:"See also: Flight 11, Flight 175"On September 11, 2001, two planes were hijacked and flown towards New York City. Then Federal Aviation Administration contacted the North American Aerospace Defense Command's Northeast Air Defense Sector at Rome, New York, bypassing standard procedures. NORAD ordered the 102nd Fighter Wing to scramble its jets. Two F-15s piloted by Lieutenant Colonel Timothy Duffy and Major Daniel Nash were scrambled and took off to fly to New York. Difficulties in pinpointing the exact location of Flight 11 led to a delay of five minutes before the scramble order was given at 8:43. When Flight 11 hit the North Tower at 8:46, the two F-15 Eagles that had been ordered to scramble were still on the runway at Otis; they did not take to the air until 8:52. Lacking a target, the F-15s were directed toward military-controlled airspace off the Long Island coast to avoid New York area air traffic. Uncertain about what to do, the planes were ordered to 'hold as needed' there. At 9:02, Flight 175 hit the South Tower while the fighters flew to their holding position. The Northeast Air Defense Sector was not contacted about this hijacked plane until 9:03. From 9:09 to 9:13 the F-15s stayed in the holding pattern.cite web |url=http://www.ntsb.gov/info/Flight_%20Path_%20Study_AA11.pdf |title=Flight Path Study — American Airlines Flight 11 |publisher=National Transportation Safety Board |date=Date|2002-02-19|accessdate=2008-05-25] cite web |url=http://www.9-11commission.gov/report/911Report_Ch1.htm |title='We Have Some Planes' |month=July|year=2004 |publisher=National Commission on Terrorist Attacks Upon the United States |accessdate=2008-05-25] cite web |title=9/11 recordings chronicle confusion, delay |url=http://edition.cnn.com/2004/ALLPOLITICS/06/17/911.transcript/ |date=Date|2004-06-17|publisher=CNN |accessdate=2008-05-24] [9/11 Commission Report] At 9:13, the pilots of the F-15s told FAA Boston Center that they were heading for Manhattan to establish a Combat Air Patrol (CAP) over the area. The F-15s arrived over Manhattan at 9:25.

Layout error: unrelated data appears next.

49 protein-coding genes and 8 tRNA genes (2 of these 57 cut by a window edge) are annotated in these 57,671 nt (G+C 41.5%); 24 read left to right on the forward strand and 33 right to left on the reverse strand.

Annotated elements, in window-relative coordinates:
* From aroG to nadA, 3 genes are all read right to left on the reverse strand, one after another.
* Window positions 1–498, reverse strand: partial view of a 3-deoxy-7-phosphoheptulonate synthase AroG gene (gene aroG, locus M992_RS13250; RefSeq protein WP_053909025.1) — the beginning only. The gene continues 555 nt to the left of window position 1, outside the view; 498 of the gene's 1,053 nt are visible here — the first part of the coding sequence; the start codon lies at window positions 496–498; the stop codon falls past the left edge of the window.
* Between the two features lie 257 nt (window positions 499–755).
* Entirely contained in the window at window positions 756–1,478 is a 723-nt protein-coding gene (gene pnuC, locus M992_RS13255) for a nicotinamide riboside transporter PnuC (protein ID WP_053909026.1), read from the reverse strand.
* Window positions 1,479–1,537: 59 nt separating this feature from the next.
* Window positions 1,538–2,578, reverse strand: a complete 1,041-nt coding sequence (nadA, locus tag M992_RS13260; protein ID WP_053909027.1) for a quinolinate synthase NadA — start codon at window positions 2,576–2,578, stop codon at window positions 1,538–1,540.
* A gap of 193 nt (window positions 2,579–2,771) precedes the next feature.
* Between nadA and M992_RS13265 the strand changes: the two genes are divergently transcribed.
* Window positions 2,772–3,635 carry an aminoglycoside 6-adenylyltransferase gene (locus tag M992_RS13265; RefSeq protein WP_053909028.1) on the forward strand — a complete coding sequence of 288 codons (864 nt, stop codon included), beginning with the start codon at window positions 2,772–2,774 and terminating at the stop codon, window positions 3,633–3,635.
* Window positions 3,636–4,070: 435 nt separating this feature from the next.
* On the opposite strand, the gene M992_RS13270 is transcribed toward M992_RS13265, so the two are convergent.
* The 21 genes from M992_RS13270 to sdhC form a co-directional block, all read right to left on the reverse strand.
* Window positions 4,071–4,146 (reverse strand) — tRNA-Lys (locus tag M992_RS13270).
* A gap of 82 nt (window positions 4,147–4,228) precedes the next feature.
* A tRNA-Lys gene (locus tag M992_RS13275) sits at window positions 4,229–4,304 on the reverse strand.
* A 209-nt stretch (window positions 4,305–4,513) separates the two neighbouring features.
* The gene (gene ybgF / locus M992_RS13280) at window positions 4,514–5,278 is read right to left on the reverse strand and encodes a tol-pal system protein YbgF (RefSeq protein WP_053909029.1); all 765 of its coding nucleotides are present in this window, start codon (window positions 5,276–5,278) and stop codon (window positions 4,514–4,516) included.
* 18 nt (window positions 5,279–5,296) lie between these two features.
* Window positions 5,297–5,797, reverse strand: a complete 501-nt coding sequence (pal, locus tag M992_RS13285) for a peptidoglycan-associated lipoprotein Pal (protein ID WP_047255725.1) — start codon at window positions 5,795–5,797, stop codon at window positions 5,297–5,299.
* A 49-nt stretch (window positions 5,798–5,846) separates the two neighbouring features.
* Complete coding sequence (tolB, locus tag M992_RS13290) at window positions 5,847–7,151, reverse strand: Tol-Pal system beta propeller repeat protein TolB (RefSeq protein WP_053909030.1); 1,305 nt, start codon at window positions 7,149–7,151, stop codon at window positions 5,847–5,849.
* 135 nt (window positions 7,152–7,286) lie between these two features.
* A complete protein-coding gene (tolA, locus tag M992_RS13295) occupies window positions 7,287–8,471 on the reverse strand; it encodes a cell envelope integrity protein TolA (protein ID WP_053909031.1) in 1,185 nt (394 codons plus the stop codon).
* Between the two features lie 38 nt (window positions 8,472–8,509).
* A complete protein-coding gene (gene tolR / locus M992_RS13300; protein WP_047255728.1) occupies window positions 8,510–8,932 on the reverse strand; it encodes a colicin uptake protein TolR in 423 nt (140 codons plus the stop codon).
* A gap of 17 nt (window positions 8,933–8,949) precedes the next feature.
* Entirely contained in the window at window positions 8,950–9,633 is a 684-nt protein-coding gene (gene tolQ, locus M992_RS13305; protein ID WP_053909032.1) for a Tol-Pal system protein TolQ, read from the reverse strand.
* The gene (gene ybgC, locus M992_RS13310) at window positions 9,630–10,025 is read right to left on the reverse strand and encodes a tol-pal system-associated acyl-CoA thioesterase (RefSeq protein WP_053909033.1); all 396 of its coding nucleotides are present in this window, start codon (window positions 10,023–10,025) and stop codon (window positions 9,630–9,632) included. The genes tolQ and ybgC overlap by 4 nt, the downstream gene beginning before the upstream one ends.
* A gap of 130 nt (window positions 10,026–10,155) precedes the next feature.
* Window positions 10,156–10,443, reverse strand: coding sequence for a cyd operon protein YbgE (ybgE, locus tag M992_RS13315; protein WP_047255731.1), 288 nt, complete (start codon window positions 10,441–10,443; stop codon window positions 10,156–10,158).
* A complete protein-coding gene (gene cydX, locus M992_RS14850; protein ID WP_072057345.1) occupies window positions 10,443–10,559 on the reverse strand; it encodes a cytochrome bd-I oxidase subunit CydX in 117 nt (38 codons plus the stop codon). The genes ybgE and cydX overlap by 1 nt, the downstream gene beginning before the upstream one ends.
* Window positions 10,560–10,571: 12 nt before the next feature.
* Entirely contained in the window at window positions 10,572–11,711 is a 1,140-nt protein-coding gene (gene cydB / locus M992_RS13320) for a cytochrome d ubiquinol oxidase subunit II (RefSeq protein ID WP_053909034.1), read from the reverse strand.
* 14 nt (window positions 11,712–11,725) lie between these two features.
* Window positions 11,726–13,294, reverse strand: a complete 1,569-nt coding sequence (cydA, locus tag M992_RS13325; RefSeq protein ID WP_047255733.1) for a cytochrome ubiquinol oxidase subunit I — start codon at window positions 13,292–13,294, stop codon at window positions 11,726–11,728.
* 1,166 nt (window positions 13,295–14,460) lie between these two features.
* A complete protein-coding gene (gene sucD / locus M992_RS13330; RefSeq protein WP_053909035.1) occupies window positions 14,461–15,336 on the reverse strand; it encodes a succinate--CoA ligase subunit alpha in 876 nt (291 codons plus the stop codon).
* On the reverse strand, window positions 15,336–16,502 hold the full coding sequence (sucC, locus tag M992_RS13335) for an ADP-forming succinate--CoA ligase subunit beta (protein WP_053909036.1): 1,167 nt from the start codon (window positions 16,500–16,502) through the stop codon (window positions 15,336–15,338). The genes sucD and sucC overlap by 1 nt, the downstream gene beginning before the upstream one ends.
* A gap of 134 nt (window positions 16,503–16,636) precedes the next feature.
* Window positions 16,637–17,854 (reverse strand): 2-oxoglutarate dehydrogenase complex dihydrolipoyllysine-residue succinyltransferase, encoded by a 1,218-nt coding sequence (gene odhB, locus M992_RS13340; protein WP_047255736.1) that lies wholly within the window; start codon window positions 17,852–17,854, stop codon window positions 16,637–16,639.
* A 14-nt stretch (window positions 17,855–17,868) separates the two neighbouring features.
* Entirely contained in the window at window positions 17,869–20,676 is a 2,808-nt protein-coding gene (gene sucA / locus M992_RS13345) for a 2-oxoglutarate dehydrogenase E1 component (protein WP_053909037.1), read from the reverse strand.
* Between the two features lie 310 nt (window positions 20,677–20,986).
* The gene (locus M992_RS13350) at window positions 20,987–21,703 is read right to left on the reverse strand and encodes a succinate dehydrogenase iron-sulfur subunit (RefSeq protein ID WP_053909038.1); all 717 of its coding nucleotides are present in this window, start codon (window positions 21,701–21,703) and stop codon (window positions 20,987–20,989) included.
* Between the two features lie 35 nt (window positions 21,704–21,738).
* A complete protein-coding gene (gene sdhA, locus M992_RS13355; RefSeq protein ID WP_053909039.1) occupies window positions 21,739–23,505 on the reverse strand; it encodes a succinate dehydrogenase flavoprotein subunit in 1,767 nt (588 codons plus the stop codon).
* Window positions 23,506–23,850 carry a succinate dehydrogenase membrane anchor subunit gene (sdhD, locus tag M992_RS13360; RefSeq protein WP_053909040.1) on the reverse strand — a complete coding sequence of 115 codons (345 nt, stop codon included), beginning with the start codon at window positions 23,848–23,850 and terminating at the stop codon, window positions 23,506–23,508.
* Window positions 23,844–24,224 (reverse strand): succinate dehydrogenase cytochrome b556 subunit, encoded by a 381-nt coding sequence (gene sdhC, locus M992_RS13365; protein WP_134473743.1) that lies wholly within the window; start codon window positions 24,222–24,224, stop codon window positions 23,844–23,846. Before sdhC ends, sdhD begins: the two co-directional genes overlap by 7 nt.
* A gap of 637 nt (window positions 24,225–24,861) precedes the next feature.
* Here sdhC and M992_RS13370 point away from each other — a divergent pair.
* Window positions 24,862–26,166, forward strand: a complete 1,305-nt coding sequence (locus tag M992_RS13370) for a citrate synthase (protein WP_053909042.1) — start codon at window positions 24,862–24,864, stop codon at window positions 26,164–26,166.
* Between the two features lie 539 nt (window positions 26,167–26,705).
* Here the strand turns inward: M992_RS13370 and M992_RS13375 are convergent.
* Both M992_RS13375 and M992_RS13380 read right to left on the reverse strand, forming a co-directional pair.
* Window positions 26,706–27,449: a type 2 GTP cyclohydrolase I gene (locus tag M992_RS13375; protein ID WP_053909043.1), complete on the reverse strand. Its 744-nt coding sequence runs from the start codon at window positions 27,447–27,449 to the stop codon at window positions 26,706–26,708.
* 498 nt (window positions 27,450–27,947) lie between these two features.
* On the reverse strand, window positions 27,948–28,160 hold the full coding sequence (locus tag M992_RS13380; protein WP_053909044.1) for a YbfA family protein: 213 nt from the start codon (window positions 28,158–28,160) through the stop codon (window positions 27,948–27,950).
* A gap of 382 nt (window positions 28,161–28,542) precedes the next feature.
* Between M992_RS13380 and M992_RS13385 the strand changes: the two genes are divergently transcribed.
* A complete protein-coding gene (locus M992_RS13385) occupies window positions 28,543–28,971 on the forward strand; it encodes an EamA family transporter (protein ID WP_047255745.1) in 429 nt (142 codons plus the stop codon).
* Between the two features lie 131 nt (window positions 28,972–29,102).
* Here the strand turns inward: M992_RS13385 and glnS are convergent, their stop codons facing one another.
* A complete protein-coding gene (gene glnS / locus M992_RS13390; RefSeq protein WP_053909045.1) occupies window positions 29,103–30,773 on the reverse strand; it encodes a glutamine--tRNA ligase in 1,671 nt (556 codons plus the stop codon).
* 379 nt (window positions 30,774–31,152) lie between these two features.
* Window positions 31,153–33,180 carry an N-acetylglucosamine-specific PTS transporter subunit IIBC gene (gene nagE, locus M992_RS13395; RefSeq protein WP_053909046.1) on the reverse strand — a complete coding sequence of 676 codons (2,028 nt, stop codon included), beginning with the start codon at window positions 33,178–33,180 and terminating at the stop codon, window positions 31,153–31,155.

Conspiracy Link

:"See Also: 9/11 Conspiracy theories"Many people who believe in a government conspiracy during the 9/11 attacks claim the government kept the jets from going to New York.cite web |url=http://my.telegraph.co.uk/jah_wibble/blog/2008/07/07/conspiracies?com_num=20&com_pg=2 |title= 'Conspiracies!' |date=Date|2008-07-07|publisher= Telegraph.co.uk |accessdate=2008-07-30] Although this is true because of Cold War policies, they claimed that NORAD purposely kept the planes there while the towers were struck. Pilot Daniel Nash said that he couldn't recall being told that the North Tower was hit but he did remember seeing the smoke over 70 miles away. They also believe that using NORAD's calculations, the planes were going at 24% speed. The planes probably flew faster but they could not go supersonic as they would've eventually flown over land, which is against FAA regulations. These regulations ban sonic booms from occuring near land. The exception is that the military is allowed to conduct supersonic flight within certain corridors, which are located in the western United States.

Operations Noble Eagle

More than 600 wing members were mobilized for Operation Noble Eagle at different times. The wing began flying around-the-clock combat air patrols missions immediately thereafter, and continued doing so until February 2002. The wing never deployed overseas to support the wars in Afghanistan and Iraq but it did continue to patrol the Northeastern United States skies. The wing converted from the F-15A/B to the F-15C/D in 2004.

BRAC 2005